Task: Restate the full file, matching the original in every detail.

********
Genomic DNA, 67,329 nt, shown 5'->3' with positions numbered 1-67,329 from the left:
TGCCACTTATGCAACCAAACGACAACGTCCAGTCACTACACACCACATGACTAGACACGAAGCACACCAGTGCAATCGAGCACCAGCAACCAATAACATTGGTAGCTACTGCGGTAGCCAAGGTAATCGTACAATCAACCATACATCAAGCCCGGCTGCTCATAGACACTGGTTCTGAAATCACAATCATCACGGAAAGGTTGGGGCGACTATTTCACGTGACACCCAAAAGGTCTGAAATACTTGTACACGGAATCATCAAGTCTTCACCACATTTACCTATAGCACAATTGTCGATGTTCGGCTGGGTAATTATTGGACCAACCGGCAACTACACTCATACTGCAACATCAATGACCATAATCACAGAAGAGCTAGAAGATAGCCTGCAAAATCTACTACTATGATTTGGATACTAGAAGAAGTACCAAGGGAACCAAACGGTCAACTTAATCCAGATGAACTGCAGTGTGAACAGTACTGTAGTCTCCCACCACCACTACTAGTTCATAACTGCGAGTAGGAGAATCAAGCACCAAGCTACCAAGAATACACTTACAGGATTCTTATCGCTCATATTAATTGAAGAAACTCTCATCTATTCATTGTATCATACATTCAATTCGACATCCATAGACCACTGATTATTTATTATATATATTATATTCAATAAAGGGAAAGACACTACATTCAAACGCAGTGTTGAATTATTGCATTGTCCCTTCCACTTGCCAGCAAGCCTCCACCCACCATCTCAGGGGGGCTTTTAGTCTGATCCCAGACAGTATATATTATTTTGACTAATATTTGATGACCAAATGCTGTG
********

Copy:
Genomic DNA, 67,329 nt, shown 5'->3' with positions numbered 1-67,329 from the left:
TGCCACTTATGCAACCAAACGACAACGTCCAGTCACTACACACCACATGACTAGACACGAAGCACACCAGTGCAATCGAGCACCAGCAACCAATAACATTGGTAGCTACTGCGGTAGCCAAGGTAATCGTACAATCAACCATACATCAAGCCCGGCTGCTCATAGACACTGGTTCTGAAATCACAATCATCACGGAAAGGTTGGGGCGACTATTTCACGTGACACCCAAAAGGTCTGAAATACTTGTACACGGAATCATCAAGTCTTCACCACATTTACCTATAGCACAATTGTCGATGTTCGGCTGGGTAATTATTGGACCAACCGGCAACTACACTCATACTGCAACATCAATGACCATAATCACAGAAGAGCTAGAAGATAGCCTGCAAAATCTACTACTATGATTTGGATACTAGAAGAAGTACCAAGGGAACCAAACGGTCAACTTAATCCAGATGAACTGCAGTGTGAACAGTACTGTAGTCTCCCACCACCACTACTAGTTCATAACTGCGAGTAGGAGAATCAAGCACCAAGCTACCAAGAATACACTTACAGGATTCTTATCGCTCATATTAATTGAAGAAACTCTCATCTATTCATTGTATCATACATTCAATTCGACATCCATAGACCACTGATTATTTATTATATATATTATATTCAATAAAGGGAAAGACACTACATTCAAACGCAGTGTTGAATTATTGCATTGTCCCTTCCACTTGCCAGCAAGCCTCCACCCACCATCTCAGGGGGGCTTTTAGTCTGATCCCAGACAGTATATATTATTTTGACTAATATTTGATGACCAAATGCTGTG